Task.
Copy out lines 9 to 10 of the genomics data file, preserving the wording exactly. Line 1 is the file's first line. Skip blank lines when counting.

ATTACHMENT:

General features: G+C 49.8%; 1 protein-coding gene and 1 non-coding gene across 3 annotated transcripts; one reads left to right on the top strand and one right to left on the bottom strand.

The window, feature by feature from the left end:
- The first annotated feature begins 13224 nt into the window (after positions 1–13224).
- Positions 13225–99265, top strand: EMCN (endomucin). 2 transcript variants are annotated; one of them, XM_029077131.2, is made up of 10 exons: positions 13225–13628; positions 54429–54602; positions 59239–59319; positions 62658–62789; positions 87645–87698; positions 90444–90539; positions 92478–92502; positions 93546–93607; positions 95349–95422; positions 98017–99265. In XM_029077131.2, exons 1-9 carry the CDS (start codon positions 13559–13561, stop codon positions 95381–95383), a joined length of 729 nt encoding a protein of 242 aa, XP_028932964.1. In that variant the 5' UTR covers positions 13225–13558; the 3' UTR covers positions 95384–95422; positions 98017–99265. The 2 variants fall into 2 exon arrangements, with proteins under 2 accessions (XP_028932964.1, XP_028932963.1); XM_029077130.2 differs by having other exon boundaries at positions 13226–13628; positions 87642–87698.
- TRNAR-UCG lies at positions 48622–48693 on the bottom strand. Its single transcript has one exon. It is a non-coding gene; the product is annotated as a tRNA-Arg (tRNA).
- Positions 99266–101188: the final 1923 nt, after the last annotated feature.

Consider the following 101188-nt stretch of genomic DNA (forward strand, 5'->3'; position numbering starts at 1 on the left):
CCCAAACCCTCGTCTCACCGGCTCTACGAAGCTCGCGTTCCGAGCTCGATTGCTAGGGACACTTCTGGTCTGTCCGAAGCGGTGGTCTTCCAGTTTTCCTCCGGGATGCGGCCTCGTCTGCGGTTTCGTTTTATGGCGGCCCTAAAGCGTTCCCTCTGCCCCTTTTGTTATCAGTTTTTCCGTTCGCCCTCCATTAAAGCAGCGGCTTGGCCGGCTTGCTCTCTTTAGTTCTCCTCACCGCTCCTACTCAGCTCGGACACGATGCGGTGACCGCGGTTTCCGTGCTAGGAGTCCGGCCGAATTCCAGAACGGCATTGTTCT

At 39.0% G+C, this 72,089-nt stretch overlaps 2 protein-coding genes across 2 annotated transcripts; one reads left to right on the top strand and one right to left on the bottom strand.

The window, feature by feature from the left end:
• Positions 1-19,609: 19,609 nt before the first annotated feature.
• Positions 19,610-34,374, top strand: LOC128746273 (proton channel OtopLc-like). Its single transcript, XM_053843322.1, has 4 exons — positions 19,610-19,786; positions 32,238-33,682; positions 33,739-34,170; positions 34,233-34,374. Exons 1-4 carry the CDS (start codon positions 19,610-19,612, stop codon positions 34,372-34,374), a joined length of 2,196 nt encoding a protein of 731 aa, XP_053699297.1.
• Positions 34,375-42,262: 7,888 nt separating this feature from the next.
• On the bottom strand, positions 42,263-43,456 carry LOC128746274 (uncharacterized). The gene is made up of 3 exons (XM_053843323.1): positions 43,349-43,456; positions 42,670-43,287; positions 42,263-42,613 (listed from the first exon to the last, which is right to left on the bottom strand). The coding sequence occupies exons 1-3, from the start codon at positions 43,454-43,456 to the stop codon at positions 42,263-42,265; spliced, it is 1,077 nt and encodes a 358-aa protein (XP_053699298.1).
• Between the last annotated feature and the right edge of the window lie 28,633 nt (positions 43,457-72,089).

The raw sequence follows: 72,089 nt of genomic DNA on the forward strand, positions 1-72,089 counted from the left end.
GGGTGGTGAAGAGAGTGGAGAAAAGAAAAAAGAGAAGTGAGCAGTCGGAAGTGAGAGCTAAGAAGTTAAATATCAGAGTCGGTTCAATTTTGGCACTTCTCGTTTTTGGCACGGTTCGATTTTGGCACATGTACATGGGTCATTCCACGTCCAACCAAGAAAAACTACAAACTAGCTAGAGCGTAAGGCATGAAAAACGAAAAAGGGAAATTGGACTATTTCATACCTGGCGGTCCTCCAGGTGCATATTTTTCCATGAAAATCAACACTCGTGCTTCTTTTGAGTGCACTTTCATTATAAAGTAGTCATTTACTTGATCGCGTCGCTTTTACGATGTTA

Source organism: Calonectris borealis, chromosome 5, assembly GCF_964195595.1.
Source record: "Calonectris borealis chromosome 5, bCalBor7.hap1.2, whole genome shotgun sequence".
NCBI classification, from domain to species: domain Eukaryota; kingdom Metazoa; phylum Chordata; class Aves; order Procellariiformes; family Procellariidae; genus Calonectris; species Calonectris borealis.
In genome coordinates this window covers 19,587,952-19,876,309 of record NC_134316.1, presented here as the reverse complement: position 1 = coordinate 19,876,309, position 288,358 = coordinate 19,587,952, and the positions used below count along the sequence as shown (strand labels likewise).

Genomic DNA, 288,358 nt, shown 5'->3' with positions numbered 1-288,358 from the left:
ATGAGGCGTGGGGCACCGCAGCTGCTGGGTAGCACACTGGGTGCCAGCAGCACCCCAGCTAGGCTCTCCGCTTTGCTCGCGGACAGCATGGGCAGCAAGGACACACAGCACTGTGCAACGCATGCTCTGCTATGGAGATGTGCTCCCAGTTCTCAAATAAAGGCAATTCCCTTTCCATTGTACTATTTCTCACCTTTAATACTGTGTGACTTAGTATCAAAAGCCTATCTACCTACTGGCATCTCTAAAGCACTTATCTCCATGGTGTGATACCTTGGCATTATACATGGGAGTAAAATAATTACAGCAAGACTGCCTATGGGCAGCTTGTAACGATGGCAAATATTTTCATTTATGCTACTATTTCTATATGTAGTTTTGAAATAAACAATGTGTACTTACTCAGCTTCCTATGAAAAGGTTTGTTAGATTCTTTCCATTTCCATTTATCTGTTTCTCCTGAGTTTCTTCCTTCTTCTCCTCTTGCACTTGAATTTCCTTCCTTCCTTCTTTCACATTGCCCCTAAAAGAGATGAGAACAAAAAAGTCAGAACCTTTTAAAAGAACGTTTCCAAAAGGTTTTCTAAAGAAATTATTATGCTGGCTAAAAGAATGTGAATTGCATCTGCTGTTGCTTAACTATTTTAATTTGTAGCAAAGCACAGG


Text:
At 39.0% G+C, this 72,089-nt stretch overlaps 2 protein-coding genes across 2 annotated transcripts; one reads left to right on the top strand and one right to left on the bottom strand.

The window, feature by feature from the left end: